If you’ve never purchased pre-workout supplements before, we understand that it can be overwhelming, and in an industry where you have influencers that push products just because they’re getting paid to do so, it’s easy to get scammed or pushed in the wrong direction.
Pre Workout Supplements: 5 Things to Include and 5 Things to Avoid
Here at 1and1, it’s really important we educate our readers so that you can make the best possible decision for your health. So below are the 5 things to look for in a good pre-workout and 5 things to avoid, and why.
5 Ingredients You Do Want in Your Pre-Workout
Caffeine is a natural stimulant, derived from plants. You will usually see it in the form of coffee or green tea extract. Studies show that caffeine not only boosts energy, but it also helps you push more in the gym which in turn helps you burn calories. You don’t need more than 250mg per serving if you’re just starting out or sensitive to caffeine, but you can also work up to higher amounts for more energy.
Branch Chain Amino Acids, or BCAAs, are the essential amino acids used by the body to help with protein synthesis. This helps reduce muscle break down and increase recovery. Supplementing with BCAAs may help this process, and get you back to the gym faster.
L-Citrulline is an amino acid that helps increase the level of nitric acid to promote vasodilation (increased blood flow to your muscles). By making sure this is an ingredient in your pre-workout, you may be able to increase the “pump” to your muscles, increase your energy in the gym, and speed up recovery time.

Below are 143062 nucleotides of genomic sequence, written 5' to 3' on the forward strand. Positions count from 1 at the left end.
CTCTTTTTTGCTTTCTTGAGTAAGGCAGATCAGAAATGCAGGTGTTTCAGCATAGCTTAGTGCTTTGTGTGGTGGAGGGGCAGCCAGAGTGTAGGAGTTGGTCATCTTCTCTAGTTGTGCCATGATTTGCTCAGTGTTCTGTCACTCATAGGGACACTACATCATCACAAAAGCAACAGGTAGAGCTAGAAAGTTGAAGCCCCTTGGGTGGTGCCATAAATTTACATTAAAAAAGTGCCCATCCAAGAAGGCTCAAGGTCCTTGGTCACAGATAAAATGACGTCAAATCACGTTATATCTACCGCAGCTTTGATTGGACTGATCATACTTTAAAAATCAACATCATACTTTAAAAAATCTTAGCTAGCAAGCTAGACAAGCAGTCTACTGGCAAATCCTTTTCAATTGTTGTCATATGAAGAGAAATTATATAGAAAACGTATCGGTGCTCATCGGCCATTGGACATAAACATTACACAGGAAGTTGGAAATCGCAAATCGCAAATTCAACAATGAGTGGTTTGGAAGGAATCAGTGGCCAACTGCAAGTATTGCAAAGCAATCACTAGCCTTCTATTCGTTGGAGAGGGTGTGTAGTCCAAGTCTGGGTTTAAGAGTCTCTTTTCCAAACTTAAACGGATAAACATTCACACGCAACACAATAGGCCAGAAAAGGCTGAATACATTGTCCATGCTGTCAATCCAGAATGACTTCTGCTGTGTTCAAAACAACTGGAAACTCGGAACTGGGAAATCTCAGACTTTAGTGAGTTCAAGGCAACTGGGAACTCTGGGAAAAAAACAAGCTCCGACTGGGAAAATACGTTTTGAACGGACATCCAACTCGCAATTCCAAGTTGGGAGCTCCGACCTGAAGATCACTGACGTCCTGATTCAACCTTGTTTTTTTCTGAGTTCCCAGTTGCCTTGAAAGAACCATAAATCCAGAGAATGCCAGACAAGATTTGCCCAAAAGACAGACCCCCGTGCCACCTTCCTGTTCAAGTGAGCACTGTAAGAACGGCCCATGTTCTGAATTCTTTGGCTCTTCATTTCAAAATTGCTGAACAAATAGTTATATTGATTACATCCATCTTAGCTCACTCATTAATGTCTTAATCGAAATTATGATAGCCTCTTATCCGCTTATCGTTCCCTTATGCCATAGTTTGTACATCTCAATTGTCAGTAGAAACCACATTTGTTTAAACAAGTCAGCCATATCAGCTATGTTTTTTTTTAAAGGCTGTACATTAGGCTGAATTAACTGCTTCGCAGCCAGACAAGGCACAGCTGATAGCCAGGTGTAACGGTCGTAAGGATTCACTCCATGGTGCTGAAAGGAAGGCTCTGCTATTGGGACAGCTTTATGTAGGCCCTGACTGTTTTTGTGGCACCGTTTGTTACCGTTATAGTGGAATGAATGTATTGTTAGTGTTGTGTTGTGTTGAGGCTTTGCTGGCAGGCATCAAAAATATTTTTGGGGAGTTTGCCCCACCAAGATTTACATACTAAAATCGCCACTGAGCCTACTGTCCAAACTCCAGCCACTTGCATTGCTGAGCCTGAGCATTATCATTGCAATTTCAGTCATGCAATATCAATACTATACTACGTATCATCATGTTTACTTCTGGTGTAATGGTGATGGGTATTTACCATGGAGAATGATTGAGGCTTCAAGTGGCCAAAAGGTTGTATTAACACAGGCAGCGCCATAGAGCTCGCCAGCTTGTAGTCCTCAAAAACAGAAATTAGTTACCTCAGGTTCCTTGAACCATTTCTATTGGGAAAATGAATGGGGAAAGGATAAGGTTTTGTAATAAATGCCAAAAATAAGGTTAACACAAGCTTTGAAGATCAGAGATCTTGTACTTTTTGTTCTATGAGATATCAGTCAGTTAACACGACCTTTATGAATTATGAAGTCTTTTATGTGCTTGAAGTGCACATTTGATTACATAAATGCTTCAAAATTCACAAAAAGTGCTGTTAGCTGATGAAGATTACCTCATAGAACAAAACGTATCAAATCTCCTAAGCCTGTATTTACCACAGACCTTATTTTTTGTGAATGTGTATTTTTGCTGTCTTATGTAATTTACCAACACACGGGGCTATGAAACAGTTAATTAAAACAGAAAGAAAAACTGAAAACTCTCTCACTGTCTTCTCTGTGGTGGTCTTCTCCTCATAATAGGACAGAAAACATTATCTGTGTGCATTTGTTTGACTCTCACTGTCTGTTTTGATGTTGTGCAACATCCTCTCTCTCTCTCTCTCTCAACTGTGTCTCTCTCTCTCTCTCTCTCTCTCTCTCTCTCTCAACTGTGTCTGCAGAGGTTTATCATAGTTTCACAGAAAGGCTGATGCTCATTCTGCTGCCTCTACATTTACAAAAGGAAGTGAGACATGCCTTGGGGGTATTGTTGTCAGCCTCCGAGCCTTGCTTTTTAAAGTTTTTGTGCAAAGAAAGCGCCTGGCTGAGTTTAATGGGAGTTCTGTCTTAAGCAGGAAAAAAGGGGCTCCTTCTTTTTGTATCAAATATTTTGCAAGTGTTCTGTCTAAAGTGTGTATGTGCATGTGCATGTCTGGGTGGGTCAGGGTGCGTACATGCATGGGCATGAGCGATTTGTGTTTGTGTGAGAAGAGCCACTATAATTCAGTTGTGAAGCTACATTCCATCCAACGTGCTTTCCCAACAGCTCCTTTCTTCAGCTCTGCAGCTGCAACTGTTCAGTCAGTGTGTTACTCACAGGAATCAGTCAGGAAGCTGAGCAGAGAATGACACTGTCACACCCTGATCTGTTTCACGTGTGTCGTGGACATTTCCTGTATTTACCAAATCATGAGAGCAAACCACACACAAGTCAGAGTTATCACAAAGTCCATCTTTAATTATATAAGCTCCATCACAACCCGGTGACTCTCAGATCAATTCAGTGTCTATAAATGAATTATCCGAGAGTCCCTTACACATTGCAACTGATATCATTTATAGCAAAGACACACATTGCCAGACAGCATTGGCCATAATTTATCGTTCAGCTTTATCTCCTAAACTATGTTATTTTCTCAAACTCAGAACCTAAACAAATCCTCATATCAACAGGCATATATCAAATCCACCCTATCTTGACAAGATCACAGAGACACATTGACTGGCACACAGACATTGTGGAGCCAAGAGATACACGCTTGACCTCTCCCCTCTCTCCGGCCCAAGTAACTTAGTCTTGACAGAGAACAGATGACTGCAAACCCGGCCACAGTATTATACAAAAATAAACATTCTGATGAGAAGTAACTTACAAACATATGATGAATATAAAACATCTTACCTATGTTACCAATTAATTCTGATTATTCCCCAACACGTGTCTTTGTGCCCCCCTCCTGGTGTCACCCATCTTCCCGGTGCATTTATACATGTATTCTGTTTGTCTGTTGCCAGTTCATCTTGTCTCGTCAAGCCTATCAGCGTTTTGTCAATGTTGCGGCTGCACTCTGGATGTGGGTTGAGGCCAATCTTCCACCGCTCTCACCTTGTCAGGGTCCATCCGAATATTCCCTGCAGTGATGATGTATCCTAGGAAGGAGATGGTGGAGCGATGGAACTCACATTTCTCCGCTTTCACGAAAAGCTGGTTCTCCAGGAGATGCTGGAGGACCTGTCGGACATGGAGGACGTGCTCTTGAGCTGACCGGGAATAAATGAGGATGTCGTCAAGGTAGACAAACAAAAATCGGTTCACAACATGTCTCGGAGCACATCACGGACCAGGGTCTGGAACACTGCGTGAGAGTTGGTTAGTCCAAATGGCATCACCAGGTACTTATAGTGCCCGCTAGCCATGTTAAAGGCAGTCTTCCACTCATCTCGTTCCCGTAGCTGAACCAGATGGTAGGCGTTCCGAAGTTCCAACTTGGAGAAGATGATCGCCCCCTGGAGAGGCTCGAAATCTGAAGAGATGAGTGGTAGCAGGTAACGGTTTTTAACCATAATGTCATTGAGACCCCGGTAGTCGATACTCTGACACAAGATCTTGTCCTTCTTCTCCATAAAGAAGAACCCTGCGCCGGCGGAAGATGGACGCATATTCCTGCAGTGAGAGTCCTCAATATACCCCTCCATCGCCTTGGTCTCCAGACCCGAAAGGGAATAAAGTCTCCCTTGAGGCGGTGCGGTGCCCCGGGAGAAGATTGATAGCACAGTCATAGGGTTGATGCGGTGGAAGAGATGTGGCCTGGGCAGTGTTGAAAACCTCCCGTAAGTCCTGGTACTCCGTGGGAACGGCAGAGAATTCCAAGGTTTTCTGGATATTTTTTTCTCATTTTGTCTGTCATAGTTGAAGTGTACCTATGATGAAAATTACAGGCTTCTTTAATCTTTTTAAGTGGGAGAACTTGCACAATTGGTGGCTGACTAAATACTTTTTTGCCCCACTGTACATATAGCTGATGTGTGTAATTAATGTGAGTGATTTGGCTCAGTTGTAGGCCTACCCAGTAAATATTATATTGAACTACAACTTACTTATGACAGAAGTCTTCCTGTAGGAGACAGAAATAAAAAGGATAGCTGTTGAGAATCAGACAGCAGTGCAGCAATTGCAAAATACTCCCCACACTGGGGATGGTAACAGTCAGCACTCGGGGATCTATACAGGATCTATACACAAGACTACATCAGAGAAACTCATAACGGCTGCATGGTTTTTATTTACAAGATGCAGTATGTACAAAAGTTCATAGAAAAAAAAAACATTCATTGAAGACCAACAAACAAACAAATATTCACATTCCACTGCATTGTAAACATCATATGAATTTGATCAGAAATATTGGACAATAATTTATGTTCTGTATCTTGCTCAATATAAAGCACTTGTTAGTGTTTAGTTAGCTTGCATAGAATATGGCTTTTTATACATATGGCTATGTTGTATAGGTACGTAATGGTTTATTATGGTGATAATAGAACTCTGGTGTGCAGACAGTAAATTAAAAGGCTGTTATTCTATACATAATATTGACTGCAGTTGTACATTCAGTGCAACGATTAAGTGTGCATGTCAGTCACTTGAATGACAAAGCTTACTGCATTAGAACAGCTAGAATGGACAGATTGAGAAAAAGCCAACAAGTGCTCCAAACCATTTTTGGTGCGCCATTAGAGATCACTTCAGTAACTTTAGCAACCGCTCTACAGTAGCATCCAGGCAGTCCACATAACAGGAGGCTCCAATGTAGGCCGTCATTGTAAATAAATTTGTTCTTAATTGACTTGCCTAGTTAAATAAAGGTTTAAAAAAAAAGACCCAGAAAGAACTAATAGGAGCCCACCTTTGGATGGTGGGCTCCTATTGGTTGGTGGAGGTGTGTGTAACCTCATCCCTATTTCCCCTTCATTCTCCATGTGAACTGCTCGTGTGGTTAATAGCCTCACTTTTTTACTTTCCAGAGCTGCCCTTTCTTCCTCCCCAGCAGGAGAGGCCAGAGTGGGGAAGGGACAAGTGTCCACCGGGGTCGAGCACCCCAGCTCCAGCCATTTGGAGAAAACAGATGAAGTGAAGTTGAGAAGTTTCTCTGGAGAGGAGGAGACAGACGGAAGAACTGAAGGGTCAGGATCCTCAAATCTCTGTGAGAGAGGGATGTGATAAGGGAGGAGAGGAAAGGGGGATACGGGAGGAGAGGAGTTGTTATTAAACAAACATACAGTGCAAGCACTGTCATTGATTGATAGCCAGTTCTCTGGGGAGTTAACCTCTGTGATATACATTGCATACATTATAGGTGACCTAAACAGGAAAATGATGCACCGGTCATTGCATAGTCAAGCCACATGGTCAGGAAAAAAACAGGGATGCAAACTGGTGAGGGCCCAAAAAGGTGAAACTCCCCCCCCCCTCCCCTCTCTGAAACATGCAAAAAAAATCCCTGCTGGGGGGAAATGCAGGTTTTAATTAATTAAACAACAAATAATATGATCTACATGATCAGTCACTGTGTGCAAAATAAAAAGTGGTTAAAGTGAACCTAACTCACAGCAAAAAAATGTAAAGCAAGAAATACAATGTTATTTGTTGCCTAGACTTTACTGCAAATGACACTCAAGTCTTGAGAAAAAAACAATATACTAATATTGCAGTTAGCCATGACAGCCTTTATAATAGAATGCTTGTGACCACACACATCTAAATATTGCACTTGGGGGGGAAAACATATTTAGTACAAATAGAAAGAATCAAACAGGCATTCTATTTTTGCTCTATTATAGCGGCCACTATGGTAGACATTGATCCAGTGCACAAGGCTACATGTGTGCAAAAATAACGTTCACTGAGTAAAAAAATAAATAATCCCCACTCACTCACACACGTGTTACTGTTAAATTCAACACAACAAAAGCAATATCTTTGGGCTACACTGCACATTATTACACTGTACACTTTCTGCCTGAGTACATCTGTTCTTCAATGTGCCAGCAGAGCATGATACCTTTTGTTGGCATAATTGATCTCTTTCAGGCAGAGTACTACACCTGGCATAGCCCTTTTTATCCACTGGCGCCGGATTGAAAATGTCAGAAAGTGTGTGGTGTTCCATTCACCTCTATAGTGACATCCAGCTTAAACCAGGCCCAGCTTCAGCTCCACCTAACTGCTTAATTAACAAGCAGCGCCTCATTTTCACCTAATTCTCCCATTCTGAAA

Beta-Alanine is an amino acid shown to increase strength, stamina, and blood flow to your muscles. Please note: this is the ingredient in pre-workouts that causes a slight tingling sensation. This is normal, but may be uncomfortable to some new users.
5. Creatine HCL
Creatine is usually sold as a monohydrate, which doesn’t absorb well and tends to make users hold onto a substantial amount of water weight. But Creatine HCL is pure and more soluble in fluids (which means no bloat or water retention). It improves stamina and increases muscle mass. Make sure it is dosed around 750mgs; anything less than that is underdosed.
5 Ingredients You Don’t Want in Your Pre Workout
- Proprietary Blends
- D-Aspartic Acid
- Creatine “Alternatives”
- Artificial Food Coloring
1. Proprietary Blends
The key to finding a good pre-workout supplement is finding a brand that isn’t scared to show you exactly what’s inside and how it’s dosed. When you see a proprietary blend, you don’t know what you’re putting into your body. This goes for any supplement.
2. D-Aspartic Acid
Supplementing with DAA was supposed to increase the luteinizing hormone, but studies show there is no benefit for this. What studies do show are the side effects: uneasiness, anxiety, and depression.
1,3-DMAA is a heavy-duty stimulant that can be related to ephedrine. It used to be sold as a fat-loss ingredient before it was banned by the FDA over 10 years ago. It is very bad for your heart, as it pushes it into overdrive which, if you workout intensely, you won’t need. Many studies prove that it can send you into cardiac arrest.
4. Creatine “Alternatives”
The best creatine sources tend to be pricey, so companies are starting to use creatine alternatives that are a bi-product, or substrate of creatine itself. In reality, these products don’t actually do anything but make you pee out creatinine.
5. Artificial Food Coloring
You’ll notice on the ingredient lists of many food products these days ‘red-40”, or “blue-2” which is your sign to put that item down. Synthetic food coloring is linked to cancer, ADHD, GI issues, asthma, and hypersensitivities.
More Pre-Workout Supplements
If you enjoyed this article, then be sure to read the 1AND1 LIFE review on Cellucor C4 Pre-workout powder. It’s just one more choice that we’ve vetted, so you don’t have to.